The unthinkable has happened. 

Thursday, when the NCAA announced that the men’s and women’s basketball tournaments would be cancelled due to COVID-19, the college basketball world responded with shock, frustration, anger and just about everything in between. 

Junior forward Isaiah Livers scored 14 points and made 2-of-5 3-pointers in Saturday’s 77-68 win over Michigan State.

Turning points are often arbitrary. They are judged retroactively, frequently in an attempt to ascribe meaning to results rather than default to the randomness of sports.


I’ll preface this by saying: I hate writing about recruiting. I hate the speculatory, veiled insinuations. I hate the underlying transactional tomfoolery that is so abundant it’s best left unsaid. Grown adults begging (and paying) teenagers to come play for them.


It’s fairly clear what to expect from a game in which one side is slated to play perhaps its easiest opponent of the season while the other side plays its toughest.

That was the case heading into Saturday afternoon at Crisler Center, as the No. 14 Michigan men’s basketball team (9-3) prepared to face Presbyterian (2-10). Things turned out just as expected, as the Wolverines claimed a 86-44 victory.

Presented by The Michigan Daily’s sports section, a rotating cast of writers discusses Michigan sports.

It’s all basketball this week on Highway to Hail, as senior sports editor Ben Katz sits down with the men’s and women’s basketball beats to discuss the teams’ respective seasons, where they both currently stand and what to expect from both programs over winter break.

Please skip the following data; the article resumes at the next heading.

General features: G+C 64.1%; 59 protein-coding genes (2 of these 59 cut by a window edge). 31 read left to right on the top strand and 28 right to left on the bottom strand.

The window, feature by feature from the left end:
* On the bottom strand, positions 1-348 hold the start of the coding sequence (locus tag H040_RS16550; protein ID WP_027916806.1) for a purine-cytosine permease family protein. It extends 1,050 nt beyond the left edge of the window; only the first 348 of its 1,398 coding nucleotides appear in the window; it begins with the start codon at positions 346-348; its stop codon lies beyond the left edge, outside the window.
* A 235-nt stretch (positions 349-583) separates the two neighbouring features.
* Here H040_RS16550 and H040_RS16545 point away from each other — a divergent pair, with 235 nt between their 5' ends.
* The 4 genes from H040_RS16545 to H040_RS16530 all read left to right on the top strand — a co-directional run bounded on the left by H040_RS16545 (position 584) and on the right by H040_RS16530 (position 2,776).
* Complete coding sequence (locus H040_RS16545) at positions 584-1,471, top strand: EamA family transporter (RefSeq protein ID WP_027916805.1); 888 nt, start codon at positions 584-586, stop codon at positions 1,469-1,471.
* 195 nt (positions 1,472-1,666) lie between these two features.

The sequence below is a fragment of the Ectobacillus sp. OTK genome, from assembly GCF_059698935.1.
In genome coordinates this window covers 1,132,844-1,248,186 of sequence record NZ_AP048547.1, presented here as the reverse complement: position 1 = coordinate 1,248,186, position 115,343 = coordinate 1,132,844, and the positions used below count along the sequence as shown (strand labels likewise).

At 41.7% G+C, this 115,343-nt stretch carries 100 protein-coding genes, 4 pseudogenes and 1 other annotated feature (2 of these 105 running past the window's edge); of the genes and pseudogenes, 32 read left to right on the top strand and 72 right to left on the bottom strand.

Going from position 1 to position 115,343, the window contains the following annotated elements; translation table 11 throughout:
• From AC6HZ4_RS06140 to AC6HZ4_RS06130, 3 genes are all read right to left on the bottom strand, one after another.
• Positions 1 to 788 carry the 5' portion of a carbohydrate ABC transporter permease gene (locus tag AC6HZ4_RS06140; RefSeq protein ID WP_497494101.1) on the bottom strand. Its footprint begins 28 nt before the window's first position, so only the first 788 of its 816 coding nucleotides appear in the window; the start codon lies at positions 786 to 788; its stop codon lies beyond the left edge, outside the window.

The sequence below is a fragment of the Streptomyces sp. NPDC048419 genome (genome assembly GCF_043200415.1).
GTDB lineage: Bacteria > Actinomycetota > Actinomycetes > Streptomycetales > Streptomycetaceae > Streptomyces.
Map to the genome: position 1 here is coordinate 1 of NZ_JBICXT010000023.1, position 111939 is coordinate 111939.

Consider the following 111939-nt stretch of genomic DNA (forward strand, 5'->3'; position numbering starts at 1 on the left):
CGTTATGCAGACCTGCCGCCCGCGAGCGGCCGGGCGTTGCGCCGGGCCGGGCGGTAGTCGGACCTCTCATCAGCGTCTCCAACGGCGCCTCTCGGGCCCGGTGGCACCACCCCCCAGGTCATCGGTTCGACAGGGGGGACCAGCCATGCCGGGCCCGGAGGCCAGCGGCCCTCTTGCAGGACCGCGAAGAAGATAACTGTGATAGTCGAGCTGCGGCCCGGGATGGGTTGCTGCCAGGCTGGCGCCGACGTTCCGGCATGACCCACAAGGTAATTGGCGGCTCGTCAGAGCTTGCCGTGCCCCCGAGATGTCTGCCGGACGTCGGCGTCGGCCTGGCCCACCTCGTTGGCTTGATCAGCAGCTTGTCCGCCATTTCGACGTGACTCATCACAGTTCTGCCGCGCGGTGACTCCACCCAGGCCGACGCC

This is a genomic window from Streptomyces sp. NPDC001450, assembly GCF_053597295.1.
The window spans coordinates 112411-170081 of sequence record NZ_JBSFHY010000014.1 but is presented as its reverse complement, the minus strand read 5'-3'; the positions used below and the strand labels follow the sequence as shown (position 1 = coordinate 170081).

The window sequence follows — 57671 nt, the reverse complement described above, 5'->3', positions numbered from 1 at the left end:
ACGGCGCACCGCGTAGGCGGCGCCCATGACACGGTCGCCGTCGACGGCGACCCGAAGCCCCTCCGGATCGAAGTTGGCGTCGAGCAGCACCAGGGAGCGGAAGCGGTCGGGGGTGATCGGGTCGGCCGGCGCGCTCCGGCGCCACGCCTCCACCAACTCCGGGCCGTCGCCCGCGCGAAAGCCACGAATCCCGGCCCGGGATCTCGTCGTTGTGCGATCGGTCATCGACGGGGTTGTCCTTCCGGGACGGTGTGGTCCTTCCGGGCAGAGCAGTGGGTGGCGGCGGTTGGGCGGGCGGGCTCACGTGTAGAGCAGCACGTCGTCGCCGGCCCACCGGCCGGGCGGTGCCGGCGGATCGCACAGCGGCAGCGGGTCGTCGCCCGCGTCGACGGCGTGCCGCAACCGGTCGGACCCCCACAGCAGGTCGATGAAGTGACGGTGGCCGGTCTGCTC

By tipoff, DeJulius settles in on the bench with nine other Wolverines –– eagerly waiting for his number to be called. And, while he’s not a starter for the Michigan men’s basketball team, so far this season, he hasn’t had to wait too long.

Against Creighton, Zavier Simpson was his usual self, controlling the offense and tallying nine assists and 17 points.

Simpson was his usual self against Creighton, dictating the Wolverines’ offense, attacking the basket and running the pick-and-roll to perfection.


The utter delirium that characterized the first twenty minutes of Michigan coach Juwan Howard’s inaugural game eventually gave way to frustration and concern in the second half as a slew of turnovers and missed shots almost cost the Wolverines the game. Ultimately, Michigan overcame its near collapse, winning 79-71 against the Mountaineers (0-1) in a hard-fought, yet thoroughly unconvincing opener.

Michigan will have to replace 57 percent of its offense from last season.

Roster turnover — and adjusting to it — is an inherent part of college basketball. A top program’s best players tend to move on annually to the professional ranks as a new batch of heralded freshmen take over. 

Michigan coach Juwan Howard will be on the sidelines for the first time Friday for the Wolverines' exhibition game.

John Beilein jumped to the professional ranks. Nine days later, “Fab Five” member Juwan Howard returned to Ann Arbor as the Wolverines’ head coach. From there, Luke Yaklich and DeAndre Haynes moved on, while Phil Martelli and Howard Eisley moved in. On July 6th, budding German star Franz Wagner committed to Michigan — his brother’s alma mater. And finally, just two weeks ago, Howard landed his first five star recruit, 2020 forward Isaiah Todd. Tomorrow night though, after a six-month long hiatus, the Wolverines will play a basketball game.